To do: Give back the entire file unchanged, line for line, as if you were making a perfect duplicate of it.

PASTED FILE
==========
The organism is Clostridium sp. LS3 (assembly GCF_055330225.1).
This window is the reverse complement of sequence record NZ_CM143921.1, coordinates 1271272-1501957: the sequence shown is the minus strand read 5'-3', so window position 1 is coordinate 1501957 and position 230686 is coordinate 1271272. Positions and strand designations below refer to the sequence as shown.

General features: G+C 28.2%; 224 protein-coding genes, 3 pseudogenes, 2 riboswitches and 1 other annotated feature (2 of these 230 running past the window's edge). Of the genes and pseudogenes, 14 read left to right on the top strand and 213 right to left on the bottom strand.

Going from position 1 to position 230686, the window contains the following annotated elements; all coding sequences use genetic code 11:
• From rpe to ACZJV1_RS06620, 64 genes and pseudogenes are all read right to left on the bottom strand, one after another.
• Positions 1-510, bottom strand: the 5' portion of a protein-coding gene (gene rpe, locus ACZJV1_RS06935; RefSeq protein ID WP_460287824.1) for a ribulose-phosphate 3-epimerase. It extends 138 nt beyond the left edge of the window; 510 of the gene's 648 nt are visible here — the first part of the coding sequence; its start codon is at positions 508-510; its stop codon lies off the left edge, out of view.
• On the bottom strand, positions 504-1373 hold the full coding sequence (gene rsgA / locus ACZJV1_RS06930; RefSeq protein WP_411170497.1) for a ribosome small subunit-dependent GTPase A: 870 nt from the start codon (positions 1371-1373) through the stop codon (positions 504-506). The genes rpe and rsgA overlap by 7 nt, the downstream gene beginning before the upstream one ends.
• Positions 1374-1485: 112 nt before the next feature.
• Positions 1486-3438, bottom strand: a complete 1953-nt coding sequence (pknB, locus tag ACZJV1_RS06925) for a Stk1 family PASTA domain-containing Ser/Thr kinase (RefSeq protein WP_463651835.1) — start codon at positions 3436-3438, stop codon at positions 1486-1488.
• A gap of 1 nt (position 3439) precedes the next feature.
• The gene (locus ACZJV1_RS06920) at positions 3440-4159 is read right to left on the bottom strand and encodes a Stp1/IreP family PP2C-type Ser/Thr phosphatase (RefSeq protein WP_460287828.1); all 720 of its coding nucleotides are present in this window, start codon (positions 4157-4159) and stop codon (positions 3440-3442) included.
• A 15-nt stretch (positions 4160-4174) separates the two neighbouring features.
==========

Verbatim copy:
The organism is Clostridium sp. LS3 (assembly GCF_055330225.1).
This window is the reverse complement of sequence record NZ_CM143921.1, coordinates 1271272-1501957: the sequence shown is the minus strand read 5'-3', so window position 1 is coordinate 1501957 and position 230686 is coordinate 1271272. Positions and strand designations below refer to the sequence as shown.

General features: G+C 28.2%; 224 protein-coding genes, 3 pseudogenes, 2 riboswitches and 1 other annotated feature (2 of these 230 running past the window's edge). Of the genes and pseudogenes, 14 read left to right on the top strand and 213 right to left on the bottom strand.

Going from position 1 to position 230686, the window contains the following annotated elements; all coding sequences use genetic code 11:
• From rpe to ACZJV1_RS06620, 64 genes and pseudogenes are all read right to left on the bottom strand, one after another.
• Positions 1-510, bottom strand: the 5' portion of a protein-coding gene (gene rpe, locus ACZJV1_RS06935; RefSeq protein ID WP_460287824.1) for a ribulose-phosphate 3-epimerase. It extends 138 nt beyond the left edge of the window; 510 of the gene's 648 nt are visible here — the first part of the coding sequence; its start codon is at positions 508-510; its stop codon lies off the left edge, out of view.
• On the bottom strand, positions 504-1373 hold the full coding sequence (gene rsgA / locus ACZJV1_RS06930; RefSeq protein WP_411170497.1) for a ribosome small subunit-dependent GTPase A: 870 nt from the start codon (positions 1371-1373) through the stop codon (positions 504-506). The genes rpe and rsgA overlap by 7 nt, the downstream gene beginning before the upstream one ends.
• Positions 1374-1485: 112 nt before the next feature.
• Positions 1486-3438, bottom strand: a complete 1953-nt coding sequence (pknB, locus tag ACZJV1_RS06925) for a Stk1 family PASTA domain-containing Ser/Thr kinase (RefSeq protein WP_463651835.1) — start codon at positions 3436-3438, stop codon at positions 1486-1488.
• A gap of 1 nt (position 3439) precedes the next feature.
• The gene (locus ACZJV1_RS06920) at positions 3440-4159 is read right to left on the bottom strand and encodes a Stp1/IreP family PP2C-type Ser/Thr phosphatase (RefSeq protein WP_460287828.1); all 720 of its coding nucleotides are present in this window, start codon (positions 4157-4159) and stop codon (positions 3440-3442) included.
• A 15-nt stretch (positions 4160-4174) separates the two neighbouring features.